Charles Bridge

Eventually you’ll end up at the river, nor far from Charles Bridge, Prague’s most instantly recognisable feature. The current bridge was finished in the 15th century, and is fortified by two towers. The middle of this bridge is the best place to appreciate Prague; you can absorb the beauty of the Little Town and the castle on one bank and the New Town on the other. Unfortunately, the bridge has fallen prey to mass tourism of the truly naff souvenir variety, so try to go either very early in the morning or late in the evening to avoid tour buses and hawkers. As you get to the end of the bridge you will see Saint Francis’s Church, which has marvellous acoustics (don’t forget to check the times of their candlelit concerts). Another way of taking in the splendours of the city is to take a boat ride, perhaps going down to Certova, with its overhanging houses on either side, reminiscent of Venice.


Old Town



Don’t follow the crowds into the Old Town; wait until later. Instead turn right along the river. Admire the new Renaissance façade of the National Theatre and if you haven’t booked already (http://www.divento.com/) pop in and get some reasonably priced tickets for a play, an opera or a ballet. Just around the back is the Laterna Magika, another auditorium devoted to “Black Light Theatre” a Prague-born style in which movement is translated into light while the actors are seemingly invisible. Once the evening’s entertainment has been organised, turn into Kremencova and visit the U Flecku Brewery (see Eating and Drinking). The brewery has been making beer for over 500 years and was visited by Napoleon on his ill-fated march towards Russia. The guided tours are fascinating and a beer (or two) at the end is refreshing and very welcome.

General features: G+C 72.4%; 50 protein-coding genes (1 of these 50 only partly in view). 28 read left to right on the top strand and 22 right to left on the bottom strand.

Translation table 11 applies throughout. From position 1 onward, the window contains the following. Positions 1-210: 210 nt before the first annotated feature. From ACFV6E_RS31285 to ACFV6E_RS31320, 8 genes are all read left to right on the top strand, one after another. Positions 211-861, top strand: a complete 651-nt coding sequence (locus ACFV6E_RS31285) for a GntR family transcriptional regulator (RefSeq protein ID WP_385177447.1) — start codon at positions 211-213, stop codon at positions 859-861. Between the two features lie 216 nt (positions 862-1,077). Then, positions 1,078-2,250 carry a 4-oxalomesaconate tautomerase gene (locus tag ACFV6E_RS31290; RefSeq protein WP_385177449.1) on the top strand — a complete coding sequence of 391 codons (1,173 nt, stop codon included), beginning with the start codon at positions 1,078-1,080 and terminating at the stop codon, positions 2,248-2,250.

Prague



When the crowds have gone, head back to Stare Mesto, the Old Town’s main square. The most picturesque way to get there is to go through the Klementium Monastery, with its marvellous collection of churches and other buildings constructed over the centuries. Occupied first by the Dominicans then by Jesuits, the oldest building is the St Clement Church, which dates back to 1232 although it was rebuilt in 1713. The Mirror Chapel, built in 1724, is now a concert hall, and the monastery’s main building has become a library with over 6 million books.

You have now reached the heart of Prague, Stare Mesto. It’s striking because it’s so enormous and because it’s surrounded by buildings from almost every age: the Town Hall and Tin Churches are in Gothic style, St Nicholas is Baroque and the Kinsky Palace is Rococo. The old Town Hall was built by John of Luxembourg in 1338. It has a 70m high tower with a chapel and an astronomical clock (built in 1410) over which tiny figures of the apostles march every hour. Another charming feature of the square is the houses, all painted different colours for tax reasons! The square has been the site of many historic events, including the execution of 27 revolutionaries who revolted against the Habsburgs in 1621. A short walk a way is the Municipal Hall (Obecni Dum) which includes a delightful brasserie (see Eating and Drinking).


Prague

You can put away your guide now and enjoy exploring the winding cobbled streets around the square. Michalska has some interesting art galleries and small restaurants and Male Namesi is a very pretty square in front of a graceful Baroque town hall. There is a good restaurant here too, called Urotta (see Eating and Drinking). You’ll come across the Estates Theatre, where Mozart’s Don Giovanni was first performed, and countless churches as well as cafes and little shops. Be warned though: many of the surrounding streets are lined with shops selling tourist rubbish.

If you walk towards the National Theatre, there is a very pretty area around the Betlem Chapel, with quiet cobbled streets, small squares and discreet inner courtyards, with surprisingly few tourists and souvenir shops. The chapel may not appear very interesting but it was built in 1394 and used by Jan Hus to preach the reformist ideas which led to his being burned at the stake in 1415. The church was pulled down in 1786, only to be restored in 1945 within its preserved walls.